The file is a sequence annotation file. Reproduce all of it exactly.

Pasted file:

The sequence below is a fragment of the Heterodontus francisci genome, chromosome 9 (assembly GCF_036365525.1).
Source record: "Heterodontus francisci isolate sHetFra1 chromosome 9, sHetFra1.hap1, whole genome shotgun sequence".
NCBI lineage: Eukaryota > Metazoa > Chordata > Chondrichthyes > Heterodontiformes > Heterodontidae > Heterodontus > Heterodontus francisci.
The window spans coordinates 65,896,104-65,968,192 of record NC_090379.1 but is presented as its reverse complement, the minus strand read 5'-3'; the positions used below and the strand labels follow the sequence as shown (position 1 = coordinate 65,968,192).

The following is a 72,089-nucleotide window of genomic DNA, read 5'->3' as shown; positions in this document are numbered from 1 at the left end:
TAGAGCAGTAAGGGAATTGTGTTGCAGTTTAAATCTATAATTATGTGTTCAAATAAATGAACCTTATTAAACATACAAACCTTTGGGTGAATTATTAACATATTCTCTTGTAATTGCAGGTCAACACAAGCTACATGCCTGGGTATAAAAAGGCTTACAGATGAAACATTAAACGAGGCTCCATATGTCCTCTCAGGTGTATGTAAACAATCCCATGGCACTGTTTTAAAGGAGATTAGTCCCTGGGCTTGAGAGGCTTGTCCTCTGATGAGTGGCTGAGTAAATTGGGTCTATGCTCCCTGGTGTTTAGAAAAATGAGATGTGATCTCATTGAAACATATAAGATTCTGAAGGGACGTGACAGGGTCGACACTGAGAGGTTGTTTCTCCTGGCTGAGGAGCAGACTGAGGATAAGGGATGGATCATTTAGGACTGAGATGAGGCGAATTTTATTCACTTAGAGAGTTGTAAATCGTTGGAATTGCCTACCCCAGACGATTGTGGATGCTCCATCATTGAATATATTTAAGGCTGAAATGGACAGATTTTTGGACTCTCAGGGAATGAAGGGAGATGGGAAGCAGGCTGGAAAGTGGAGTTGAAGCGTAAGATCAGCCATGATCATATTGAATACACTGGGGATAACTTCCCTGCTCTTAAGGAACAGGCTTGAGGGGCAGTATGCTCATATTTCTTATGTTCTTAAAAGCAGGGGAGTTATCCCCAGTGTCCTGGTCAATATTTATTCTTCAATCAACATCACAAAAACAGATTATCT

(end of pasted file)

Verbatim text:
The sequence below is a fragment of the Heterodontus francisci genome, chromosome 9 (assembly GCF_036365525.1).
Source record: "Heterodontus francisci isolate sHetFra1 chromosome 9, sHetFra1.hap1, whole genome shotgun sequence".
NCBI lineage: Eukaryota > Metazoa > Chordata > Chondrichthyes > Heterodontiformes > Heterodontidae > Heterodontus > Heterodontus francisci.
The window spans coordinates 65,896,104-65,968,192 of record NC_090379.1 but is presented as its reverse complement, the minus strand read 5'-3'; the positions used below and the strand labels follow the sequence as shown (position 1 = coordinate 65,968,192).

The following is a 72,089-nucleotide window of genomic DNA, read 5'->3' as shown; positions in this document are numbered from 1 at the left end:
TAGAGCAGTAAGGGAATTGTGTTGCAGTTTAAATCTATAATTATGTGTTCAAATAAATGAACCTTATTAAACATACAAACCTTTGGGTGAATTATTAACATATTCTCTTGTAATTGCAGGTCAACACAAGCTACATGCCTGGGTATAAAAAGGCTTACAGATGAAACATTAAACGAGGCTCCATATGTCCTCTCAGGTGTATGTAAACAATCCCATGGCACTGTTTTAAAGGAGATTAGTCCCTGGGCTTGAGAGGCTTGTCCTCTGATGAGTGGCTGAGTAAATTGGGTCTATGCTCCCTGGTGTTTAGAAAAATGAGATGTGATCTCATTGAAACATATAAGATTCTGAAGGGACGTGACAGGGTCGACACTGAGAGGTTGTTTCTCCTGGCTGAGGAGCAGACTGAGGATAAGGGATGGATCATTTAGGACTGAGATGAGGCGAATTTTATTCACTTAGAGAGTTGTAAATCGTTGGAATTGCCTACCCCAGACGATTGTGGATGCTCCATCATTGAATATATTTAAGGCTGAAATGGACAGATTTTTGGACTCTCAGGGAATGAAGGGAGATGGGAAGCAGGCTGGAAAGTGGAGTTGAAGCGTAAGATCAGCCATGATCATATTGAATACACTGGGGATAACTTCCCTGCTCTTAAGGAACAGGCTTGAGGGGCAGTATGCTCATATTTCTTATGTTCTTAAAAGCAGGGGAGTTATCCCCAGTGTCCTGGTCAATATTTATTCTTCAATCAACATCACAAAAACAGATTATCT